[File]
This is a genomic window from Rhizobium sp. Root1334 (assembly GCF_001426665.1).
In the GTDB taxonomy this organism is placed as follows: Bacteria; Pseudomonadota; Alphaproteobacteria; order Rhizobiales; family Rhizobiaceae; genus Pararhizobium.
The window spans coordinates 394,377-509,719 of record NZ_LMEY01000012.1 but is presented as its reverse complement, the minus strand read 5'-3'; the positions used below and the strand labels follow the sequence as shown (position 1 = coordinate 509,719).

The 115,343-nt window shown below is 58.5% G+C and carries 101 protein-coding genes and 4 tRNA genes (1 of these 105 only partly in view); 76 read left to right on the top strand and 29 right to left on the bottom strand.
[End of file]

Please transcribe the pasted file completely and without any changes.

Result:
This is a genomic window from Rhizobium sp. Root1334 (assembly GCF_001426665.1).
In the GTDB taxonomy this organism is placed as follows: Bacteria; Pseudomonadota; Alphaproteobacteria; order Rhizobiales; family Rhizobiaceae; genus Pararhizobium.
The window spans coordinates 394,377-509,719 of record NZ_LMEY01000012.1 but is presented as its reverse complement, the minus strand read 5'-3'; the positions used below and the strand labels follow the sequence as shown (position 1 = coordinate 509,719).

The 115,343-nt window shown below is 58.5% G+C and carries 101 protein-coding genes and 4 tRNA genes (1 of these 105 only partly in view); 76 read left to right on the top strand and 29 right to left on the bottom strand.